“CHEOPS is going to be a key in this process by confirming and obtaining the first step characterization of these many targets, and determining which one we should look for,” Ehrenreich said.
ESA’s new exoplanet telescope will observe about 300 targets during its three-and-a-half-year primary mission, according to Ehrenreich.
CHEOPS is small. It stands 4.9 feet (1.5 meters) tall and stretches 5.2 feet (1.6 meters) wide, with a fixed solar array to generate electricity. The satellite was built in Spain by Airbus Defense and Space and weighs 601 pounds (273 kilograms), according to the mission’s press kit.
The budget for the CHEOPS mission is also relatively modest, barely rising above the $110 million (100 million-euro) mark. ESA funded about half the mission’s cost, including the procurement of the spacecraft bus and launch services. A consortium of 11 European nations, led by Switzerland and Spain, contributed funding for the rest of the mission’s cost.
ESA selected CHEOPS as the agency’s first S-class, or small, science mission in 2012. The S-class missions join a roster of more expensive medium and large missions in ESA’s space science portfolio.
“It’s a mission to deliver world-class exoplanet science, and specifically what we’re doing is measuring sizes of known exoplanets using the techniques of high-precision transit photometry,” said Kate Isaak, CHEOPS project scientist at ESA.
“It follows on from CoRoT, from Kepler and from TESS, and it’s the first in a series of three missions from ESA that are dedicated to exoplanet science,” Isaak said. “CHEOPS will provide us with key information to understand the structure of small planets, and how they form and evolve. This will be an essential step in a worldwide endeavor … to search for exoplanets like our own Earth.”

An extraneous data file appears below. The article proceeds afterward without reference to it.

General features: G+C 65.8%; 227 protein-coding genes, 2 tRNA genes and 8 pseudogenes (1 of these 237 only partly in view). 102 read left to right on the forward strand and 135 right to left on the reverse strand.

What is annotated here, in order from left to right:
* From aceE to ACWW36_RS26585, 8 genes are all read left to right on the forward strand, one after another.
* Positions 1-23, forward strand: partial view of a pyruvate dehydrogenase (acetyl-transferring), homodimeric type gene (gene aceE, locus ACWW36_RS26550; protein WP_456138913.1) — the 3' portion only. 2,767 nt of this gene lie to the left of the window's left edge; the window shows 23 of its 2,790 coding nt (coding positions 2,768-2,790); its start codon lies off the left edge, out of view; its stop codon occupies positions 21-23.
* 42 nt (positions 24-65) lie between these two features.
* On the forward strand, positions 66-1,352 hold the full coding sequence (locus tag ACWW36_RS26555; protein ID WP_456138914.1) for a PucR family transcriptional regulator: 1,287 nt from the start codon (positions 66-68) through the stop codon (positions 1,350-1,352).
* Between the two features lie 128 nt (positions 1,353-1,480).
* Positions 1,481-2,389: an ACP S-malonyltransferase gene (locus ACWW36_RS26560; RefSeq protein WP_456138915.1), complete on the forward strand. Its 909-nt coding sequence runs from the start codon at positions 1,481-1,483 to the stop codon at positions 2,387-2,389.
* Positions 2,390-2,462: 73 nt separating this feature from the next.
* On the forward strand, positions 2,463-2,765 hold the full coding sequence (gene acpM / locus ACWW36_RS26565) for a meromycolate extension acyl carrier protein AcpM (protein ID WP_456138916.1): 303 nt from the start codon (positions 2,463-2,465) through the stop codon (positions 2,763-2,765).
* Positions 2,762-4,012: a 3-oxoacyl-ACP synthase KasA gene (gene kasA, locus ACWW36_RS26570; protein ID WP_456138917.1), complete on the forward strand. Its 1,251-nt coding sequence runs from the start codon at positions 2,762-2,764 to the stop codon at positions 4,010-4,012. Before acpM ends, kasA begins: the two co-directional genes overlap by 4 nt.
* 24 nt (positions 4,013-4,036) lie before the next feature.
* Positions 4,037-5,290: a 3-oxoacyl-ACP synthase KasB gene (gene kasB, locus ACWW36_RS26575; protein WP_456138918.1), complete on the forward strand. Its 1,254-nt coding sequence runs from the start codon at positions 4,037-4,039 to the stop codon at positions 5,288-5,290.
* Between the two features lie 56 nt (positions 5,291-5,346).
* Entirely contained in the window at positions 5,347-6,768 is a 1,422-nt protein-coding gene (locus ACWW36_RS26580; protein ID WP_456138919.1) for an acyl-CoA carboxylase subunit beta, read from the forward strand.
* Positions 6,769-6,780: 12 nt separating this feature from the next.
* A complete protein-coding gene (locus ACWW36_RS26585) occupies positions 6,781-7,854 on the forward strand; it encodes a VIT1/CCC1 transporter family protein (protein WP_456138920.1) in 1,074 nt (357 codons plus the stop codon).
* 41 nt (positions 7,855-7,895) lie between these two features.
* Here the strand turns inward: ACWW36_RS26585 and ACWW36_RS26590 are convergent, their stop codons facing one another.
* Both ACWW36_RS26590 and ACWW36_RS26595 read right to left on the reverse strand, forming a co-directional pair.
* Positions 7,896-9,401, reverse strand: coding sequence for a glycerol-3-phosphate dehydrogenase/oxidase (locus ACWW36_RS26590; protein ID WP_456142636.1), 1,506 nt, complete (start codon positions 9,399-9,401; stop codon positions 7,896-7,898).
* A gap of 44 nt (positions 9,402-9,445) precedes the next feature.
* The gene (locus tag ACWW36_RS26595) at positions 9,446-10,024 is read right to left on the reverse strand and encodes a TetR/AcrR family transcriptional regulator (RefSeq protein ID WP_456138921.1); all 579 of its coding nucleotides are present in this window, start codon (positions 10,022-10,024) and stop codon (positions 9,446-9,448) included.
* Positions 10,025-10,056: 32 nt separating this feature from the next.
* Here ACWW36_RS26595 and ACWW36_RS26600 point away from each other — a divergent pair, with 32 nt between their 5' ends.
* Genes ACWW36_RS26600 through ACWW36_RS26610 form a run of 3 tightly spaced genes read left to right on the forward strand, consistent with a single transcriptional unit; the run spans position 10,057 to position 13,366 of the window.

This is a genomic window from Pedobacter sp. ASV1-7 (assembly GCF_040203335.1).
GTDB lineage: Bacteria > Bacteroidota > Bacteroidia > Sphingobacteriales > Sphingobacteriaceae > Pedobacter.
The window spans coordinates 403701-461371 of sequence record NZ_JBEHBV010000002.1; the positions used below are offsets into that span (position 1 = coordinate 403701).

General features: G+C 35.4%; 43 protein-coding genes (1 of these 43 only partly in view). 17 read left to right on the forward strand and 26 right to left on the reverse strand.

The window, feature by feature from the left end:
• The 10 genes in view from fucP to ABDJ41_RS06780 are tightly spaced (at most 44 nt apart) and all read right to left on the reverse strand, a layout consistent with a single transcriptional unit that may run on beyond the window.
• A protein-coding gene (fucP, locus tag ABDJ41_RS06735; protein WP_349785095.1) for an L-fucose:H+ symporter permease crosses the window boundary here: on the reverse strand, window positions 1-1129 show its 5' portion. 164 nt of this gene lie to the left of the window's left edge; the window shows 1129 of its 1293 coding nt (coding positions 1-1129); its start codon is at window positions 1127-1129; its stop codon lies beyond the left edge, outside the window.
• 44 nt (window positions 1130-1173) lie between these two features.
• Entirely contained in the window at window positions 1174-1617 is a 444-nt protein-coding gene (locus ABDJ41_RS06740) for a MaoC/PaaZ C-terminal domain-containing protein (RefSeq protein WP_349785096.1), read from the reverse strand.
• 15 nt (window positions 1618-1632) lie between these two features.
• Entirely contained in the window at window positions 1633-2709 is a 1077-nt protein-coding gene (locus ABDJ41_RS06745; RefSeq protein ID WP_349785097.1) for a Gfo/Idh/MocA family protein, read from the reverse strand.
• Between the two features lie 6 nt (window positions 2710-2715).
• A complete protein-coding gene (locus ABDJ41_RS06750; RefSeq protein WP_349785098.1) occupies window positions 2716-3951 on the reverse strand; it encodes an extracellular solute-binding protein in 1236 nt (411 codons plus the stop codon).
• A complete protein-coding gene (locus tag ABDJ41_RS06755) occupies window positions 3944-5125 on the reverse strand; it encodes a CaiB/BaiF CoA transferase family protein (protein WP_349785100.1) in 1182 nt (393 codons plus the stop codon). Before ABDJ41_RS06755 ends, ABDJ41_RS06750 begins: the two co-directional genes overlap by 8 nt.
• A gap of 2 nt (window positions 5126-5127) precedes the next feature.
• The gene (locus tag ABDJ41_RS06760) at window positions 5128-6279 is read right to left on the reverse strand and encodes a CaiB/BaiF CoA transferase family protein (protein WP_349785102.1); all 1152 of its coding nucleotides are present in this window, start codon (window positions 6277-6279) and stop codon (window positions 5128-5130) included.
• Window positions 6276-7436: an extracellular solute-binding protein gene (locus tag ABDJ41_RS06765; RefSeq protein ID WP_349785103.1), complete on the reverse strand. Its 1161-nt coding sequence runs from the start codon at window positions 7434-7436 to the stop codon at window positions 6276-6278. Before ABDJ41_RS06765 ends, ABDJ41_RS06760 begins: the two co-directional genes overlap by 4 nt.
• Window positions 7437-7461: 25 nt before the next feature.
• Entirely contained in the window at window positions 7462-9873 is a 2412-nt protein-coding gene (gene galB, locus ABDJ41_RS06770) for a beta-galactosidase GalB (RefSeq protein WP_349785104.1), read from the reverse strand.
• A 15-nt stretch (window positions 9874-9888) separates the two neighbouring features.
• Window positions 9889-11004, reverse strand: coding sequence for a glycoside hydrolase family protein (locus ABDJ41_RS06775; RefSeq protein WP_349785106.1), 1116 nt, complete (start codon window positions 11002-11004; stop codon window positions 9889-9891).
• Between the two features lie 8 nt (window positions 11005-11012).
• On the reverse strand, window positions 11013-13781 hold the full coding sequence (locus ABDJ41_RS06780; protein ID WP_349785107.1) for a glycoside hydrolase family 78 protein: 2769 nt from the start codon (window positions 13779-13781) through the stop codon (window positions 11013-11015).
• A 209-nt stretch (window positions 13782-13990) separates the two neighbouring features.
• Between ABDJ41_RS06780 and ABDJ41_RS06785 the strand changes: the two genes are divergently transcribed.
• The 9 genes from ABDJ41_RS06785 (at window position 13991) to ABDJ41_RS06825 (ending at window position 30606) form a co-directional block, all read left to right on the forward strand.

The choice of a low-altitude orbit for CHEOPS helped save money, officials said.
“Being in a low Earth orbit has the advantage that it’s relatively cheap,” Benz said. “It doesn’t require too much fancy communication, but it has disadvantages. The Earth hides part of the sky. You’re flying through radiation belts, which cause problems in your electronics and in your detectors.”
CHEOPS will fly in an orbit that hugs the terminator, or the boundary between the day and night sides of Earth.
“The idea is to always observe stars that are located over the dark side of the Earth,” Benz said.
CHEOPS hosts a 12-inch (30-centimeter) telescope designed to help astronomers measure the sizes of planets orbiting other stars. “You may wonder what’s the big fuss in a 30-centimeter telescope. You can almost buy it in a supermarket,” Benz said.
The CHEOPS telescope is tuned to detect faint changes in light, with optics designed to eliminate stray light from Earth, the moon, and other bright nearby objects.
The sensitivity of the CHEOPS telescope — with optics from Italy, a focal plane module from Germany, detectors from the United Kingdom, and a baffle and cover assembly from Belgium — will allow astronomers to measure the sizes of exoplanets as small Earth, according to Benz.
“If an Earth passes in front of the sun, as seen from a distance, you will see 100 ppm, 100 parts per million change in the light,” Benz said. “If Jupiter is passing, you will see 1 percent, so it’s much bigger. This is .01 percent … You need to go to space to see these kinds of changes. It’s the amplitude of these changes in the light that determines then how accurate your mission has to measure the light.”
With multiple observations of the same transiting planet, CHEOPS could measure the size an exoplanet with a precision of 10 percent, according to Ravit Helled, a CHEOPS contributor from the University of Zurich.
Astronomers are particularly interested in a class of exoplanets bigger than Earth but smaller than Neptune.
“There is a large population of exoplanets of intermediate masses and radii, and they are very common in the galaxy,” Helled said. “And these are planets that we don’t know how to characterize so much … With CHEOPS, we will be able to hopefully characterize more of these intermediate-class planets.”
Arianespace’s next mission is scheduled for launch Jan. 16, when an Ariane 5 rocket will loft two communications satellites into orbit for Eutelsat and the Indian Space Research Organization. The next Soyuz launch from French Guiana is scheduled in early March with the Falcon Eye 2 optical spy satellite for the United Arab Emirates.